As the scale and number of impacts grow with increasing global mean temperature, interactions between them might increasingly occur, compounding overall impact. For example, a large shock to agricultural production due to extreme temperatures across many regions, along with substantial pressure on water resources and changes in the hydrological cycle, would likely impact both human health and livelihoods. This could, in turn, cascade into effects on economic development by reducing a population's work capacity, which would then hinder growth in GDP.
Somewhere between the black line (IPCC climate scenario A1F1, also know as Business As Usual, or BAU) and the red line (scenario A1B) the Earth's surface temperature rises 4° Celsius, at which point the shit hits the fan according to the World Bank. BAU assumes global economic growth will continue at some relatively high rate until the year 2100, unimpeded by environmental or resource constraints.
The World Bank is assuming of course that the global economy will grow and grow over the course of the 21st century. They are also assuming, as everyone does, that the Earth's climate sensitivity is a 2-4.5° Celsius for a doubling of CO2 in the atmosphere to approximately 550 ppmv (parts-per-million-by-volume) with respect to pre-industrial levels, which were approximately 275 ppmv.
Where do we currently stand in 2012? We are at 391 ppmv, or 392 ppmv, depending on who you ask.
What would it take to get to 550 from 391? At an assumed linear growth rate of 3 ppmv/year, and counting anthropogenic (human-caused) emissions only, it would take 53 years to double the level of CO2 in the atmosphere with respect to the average pre-industrial level. That takes us out to the year 2065. In other words, it will take 53 years of global economic growth at something like 2.3%/year to achieve the doubling of CO2 which will result in a 4° Celsius rise in the Earth's average surface temperature.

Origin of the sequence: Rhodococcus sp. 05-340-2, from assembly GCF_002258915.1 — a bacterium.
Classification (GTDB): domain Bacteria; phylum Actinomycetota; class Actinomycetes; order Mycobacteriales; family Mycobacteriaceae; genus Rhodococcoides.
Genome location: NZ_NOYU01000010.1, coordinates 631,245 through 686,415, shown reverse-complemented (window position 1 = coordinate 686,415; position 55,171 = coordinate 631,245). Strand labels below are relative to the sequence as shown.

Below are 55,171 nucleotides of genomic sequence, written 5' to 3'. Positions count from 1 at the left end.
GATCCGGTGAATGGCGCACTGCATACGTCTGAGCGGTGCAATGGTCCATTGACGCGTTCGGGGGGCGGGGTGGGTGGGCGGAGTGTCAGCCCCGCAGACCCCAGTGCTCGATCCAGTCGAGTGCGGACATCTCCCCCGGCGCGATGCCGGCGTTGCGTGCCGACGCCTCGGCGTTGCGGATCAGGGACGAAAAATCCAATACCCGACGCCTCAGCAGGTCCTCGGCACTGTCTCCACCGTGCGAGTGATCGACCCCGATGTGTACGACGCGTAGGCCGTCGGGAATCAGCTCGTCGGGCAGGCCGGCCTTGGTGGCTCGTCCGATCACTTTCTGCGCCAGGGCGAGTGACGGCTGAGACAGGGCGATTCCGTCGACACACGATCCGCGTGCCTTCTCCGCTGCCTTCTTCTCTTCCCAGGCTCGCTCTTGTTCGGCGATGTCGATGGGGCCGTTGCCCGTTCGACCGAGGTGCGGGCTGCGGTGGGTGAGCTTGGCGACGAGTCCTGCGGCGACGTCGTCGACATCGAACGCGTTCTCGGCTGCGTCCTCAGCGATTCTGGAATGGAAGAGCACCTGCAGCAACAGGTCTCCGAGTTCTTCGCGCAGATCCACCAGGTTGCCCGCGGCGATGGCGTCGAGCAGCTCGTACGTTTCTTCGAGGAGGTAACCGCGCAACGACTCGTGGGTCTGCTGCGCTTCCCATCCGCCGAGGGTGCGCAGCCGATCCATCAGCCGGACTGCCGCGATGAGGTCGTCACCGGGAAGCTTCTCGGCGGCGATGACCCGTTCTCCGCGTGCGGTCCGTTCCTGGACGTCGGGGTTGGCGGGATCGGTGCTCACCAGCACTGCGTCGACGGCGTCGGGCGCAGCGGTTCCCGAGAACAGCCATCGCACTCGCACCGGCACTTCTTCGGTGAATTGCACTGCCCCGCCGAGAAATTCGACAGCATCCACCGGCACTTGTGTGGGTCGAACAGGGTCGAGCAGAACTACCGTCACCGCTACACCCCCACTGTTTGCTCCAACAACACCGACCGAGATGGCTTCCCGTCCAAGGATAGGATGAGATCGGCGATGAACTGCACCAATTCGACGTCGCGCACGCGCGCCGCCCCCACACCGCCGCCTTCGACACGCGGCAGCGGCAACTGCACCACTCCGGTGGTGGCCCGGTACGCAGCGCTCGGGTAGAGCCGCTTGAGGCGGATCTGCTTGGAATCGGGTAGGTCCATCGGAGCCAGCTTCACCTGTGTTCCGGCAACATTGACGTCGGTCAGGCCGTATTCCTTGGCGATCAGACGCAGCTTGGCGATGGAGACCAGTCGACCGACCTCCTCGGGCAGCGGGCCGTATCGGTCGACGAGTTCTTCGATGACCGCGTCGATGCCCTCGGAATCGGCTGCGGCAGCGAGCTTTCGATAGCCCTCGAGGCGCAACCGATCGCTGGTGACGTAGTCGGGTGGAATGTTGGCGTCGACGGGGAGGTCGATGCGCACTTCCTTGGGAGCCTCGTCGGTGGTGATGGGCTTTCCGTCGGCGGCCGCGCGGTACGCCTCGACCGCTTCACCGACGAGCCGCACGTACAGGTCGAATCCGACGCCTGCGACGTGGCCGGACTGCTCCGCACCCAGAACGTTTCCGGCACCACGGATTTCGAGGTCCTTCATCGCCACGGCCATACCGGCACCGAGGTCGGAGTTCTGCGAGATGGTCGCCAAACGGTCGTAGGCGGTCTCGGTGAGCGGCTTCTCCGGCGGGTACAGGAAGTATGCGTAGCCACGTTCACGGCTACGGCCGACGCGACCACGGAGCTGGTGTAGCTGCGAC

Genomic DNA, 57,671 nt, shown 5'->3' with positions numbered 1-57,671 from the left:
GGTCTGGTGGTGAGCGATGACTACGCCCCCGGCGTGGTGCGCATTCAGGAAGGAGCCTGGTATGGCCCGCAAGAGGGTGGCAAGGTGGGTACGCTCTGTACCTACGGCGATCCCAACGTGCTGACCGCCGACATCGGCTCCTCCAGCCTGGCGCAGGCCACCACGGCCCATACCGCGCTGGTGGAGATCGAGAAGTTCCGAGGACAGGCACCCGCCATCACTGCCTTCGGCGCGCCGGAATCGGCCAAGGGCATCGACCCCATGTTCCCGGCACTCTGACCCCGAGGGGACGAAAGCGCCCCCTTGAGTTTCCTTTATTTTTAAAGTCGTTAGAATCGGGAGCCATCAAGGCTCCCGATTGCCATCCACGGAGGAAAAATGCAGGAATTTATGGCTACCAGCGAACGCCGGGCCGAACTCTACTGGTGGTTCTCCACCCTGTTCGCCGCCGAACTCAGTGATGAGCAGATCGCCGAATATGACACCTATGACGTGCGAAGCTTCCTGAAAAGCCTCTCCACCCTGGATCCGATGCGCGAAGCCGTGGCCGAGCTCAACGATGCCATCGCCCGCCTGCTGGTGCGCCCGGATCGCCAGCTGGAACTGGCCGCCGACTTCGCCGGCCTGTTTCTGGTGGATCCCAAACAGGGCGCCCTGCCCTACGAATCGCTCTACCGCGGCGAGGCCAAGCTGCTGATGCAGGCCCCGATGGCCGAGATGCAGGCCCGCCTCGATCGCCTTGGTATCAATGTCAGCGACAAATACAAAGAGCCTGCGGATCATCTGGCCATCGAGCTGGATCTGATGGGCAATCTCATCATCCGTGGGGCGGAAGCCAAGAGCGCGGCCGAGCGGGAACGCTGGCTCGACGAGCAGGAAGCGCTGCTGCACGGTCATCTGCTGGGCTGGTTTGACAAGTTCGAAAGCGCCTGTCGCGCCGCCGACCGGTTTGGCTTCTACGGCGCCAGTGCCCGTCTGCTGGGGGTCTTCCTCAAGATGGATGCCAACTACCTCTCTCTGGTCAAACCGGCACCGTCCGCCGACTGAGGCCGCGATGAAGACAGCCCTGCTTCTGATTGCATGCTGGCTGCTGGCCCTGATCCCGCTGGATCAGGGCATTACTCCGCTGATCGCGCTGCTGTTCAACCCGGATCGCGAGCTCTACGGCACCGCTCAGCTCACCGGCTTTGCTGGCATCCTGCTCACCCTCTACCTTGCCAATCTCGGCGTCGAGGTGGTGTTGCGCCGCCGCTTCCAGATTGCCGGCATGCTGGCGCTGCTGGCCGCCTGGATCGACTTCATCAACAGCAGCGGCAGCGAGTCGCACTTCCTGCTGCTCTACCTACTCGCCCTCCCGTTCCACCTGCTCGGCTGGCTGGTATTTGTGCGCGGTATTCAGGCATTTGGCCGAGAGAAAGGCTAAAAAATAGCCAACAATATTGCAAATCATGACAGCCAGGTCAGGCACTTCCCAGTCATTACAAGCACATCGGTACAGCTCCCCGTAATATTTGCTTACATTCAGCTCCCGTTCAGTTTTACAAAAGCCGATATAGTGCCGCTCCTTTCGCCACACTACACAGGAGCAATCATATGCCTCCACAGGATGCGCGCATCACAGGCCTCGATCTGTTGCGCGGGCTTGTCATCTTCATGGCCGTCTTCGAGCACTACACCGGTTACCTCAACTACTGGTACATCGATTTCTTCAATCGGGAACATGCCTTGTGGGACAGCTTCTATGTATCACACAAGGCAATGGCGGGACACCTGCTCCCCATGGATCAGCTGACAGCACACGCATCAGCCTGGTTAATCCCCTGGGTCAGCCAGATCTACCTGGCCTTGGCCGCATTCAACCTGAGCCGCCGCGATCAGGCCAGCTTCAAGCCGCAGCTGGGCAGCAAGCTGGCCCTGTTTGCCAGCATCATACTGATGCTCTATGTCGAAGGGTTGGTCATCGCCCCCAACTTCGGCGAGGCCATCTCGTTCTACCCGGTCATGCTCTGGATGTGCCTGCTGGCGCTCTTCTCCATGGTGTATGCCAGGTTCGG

Do you find it plausible that humankind will grow the global economy at that rate for the next 53 years? I don't. See my recent post Why Is Six Degrees Centigrade Unlikely? for an explanation of my thinking on these issues.
At this point—I can already hear you—some readers will make some uninformed, fearful predictions about non-linear, inherently unpredictable, catastrophic positive feedbacks (for example, greenhouse gas releases from thawing Arctic permafrost or methane hydrates) which will make the Earth very toasty some time in the next 50 years. That could happen, but the best science we have right now says it won't. That science says that emissions from those sources will be relatively small compared to anthropogenic emissions going forward, at least in the time frame specified.
Even another 1-1.5° Celsius rise in the Earth's average surface temperature will have dire effects on human populations and economies. Certainly we can all be extremely impressed with the "natural" events we've witnessed over the last 10 years.
As with all such studies, we must take this World Bank report with a grain of salt. Surely the notion that we can grow the global economy at something like the rate specified above (2.3%/year) for the next 53 years without causing irreversible, catastrophic damage to the Earth's environment is simply more wishful thinking for a species obsessed with growth of all kinds.